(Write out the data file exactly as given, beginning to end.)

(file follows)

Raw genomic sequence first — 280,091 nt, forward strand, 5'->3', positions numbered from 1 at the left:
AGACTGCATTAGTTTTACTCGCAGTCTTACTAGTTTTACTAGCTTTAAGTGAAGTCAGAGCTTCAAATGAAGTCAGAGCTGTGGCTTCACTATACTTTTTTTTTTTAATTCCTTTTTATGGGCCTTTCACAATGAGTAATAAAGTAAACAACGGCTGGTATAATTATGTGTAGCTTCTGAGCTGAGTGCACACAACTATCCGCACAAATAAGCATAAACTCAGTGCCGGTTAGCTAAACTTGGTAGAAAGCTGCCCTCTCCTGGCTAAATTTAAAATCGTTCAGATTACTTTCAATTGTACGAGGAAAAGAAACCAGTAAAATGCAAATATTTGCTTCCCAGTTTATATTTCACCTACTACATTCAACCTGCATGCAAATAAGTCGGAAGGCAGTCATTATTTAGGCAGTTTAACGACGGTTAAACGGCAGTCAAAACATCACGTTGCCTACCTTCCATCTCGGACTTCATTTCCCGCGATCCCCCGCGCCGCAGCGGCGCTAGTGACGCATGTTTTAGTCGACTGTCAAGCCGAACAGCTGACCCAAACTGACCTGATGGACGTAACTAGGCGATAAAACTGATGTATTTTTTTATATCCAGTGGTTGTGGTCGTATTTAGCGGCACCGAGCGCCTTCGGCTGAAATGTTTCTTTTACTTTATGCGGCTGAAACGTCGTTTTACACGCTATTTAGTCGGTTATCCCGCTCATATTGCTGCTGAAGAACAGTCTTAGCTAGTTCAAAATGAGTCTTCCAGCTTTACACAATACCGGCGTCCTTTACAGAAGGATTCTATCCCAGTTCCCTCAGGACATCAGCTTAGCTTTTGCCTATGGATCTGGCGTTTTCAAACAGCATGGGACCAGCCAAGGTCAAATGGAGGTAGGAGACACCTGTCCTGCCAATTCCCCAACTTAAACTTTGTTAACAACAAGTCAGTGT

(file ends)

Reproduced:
Raw genomic sequence first — 280,091 nt, forward strand, 5'->3', positions numbered from 1 at the left:
AGACTGCATTAGTTTTACTCGCAGTCTTACTAGTTTTACTAGCTTTAAGTGAAGTCAGAGCTTCAAATGAAGTCAGAGCTGTGGCTTCACTATACTTTTTTTTTTTAATTCCTTTTTATGGGCCTTTCACAATGAGTAATAAAGTAAACAACGGCTGGTATAATTATGTGTAGCTTCTGAGCTGAGTGCACACAACTATCCGCACAAATAAGCATAAACTCAGTGCCGGTTAGCTAAACTTGGTAGAAAGCTGCCCTCTCCTGGCTAAATTTAAAATCGTTCAGATTACTTTCAATTGTACGAGGAAAAGAAACCAGTAAAATGCAAATATTTGCTTCCCAGTTTATATTTCACCTACTACATTCAACCTGCATGCAAATAAGTCGGAAGGCAGTCATTATTTAGGCAGTTTAACGACGGTTAAACGGCAGTCAAAACATCACGTTGCCTACCTTCCATCTCGGACTTCATTTCCCGCGATCCCCCGCGCCGCAGCGGCGCTAGTGACGCATGTTTTAGTCGACTGTCAAGCCGAACAGCTGACCCAAACTGACCTGATGGACGTAACTAGGCGATAAAACTGATGTATTTTTTTATATCCAGTGGTTGTGGTCGTATTTAGCGGCACCGAGCGCCTTCGGCTGAAATGTTTCTTTTACTTTATGCGGCTGAAACGTCGTTTTACACGCTATTTAGTCGGTTATCCCGCTCATATTGCTGCTGAAGAACAGTCTTAGCTAGTTCAAAATGAGTCTTCCAGCTTTACACAATACCGGCGTCCTTTACAGAAGGATTCTATCCCAGTTCCCTCAGGACATCAGCTTAGCTTTTGCCTATGGATCTGGCGTTTTCAAACAGCATGGGACCAGCCAAGGTCAAATGGAGGTAGGAGACACCTGTCCTGCCAATTCCCCAACTTAAACTTTGTTAACAACAAGTCAGTGT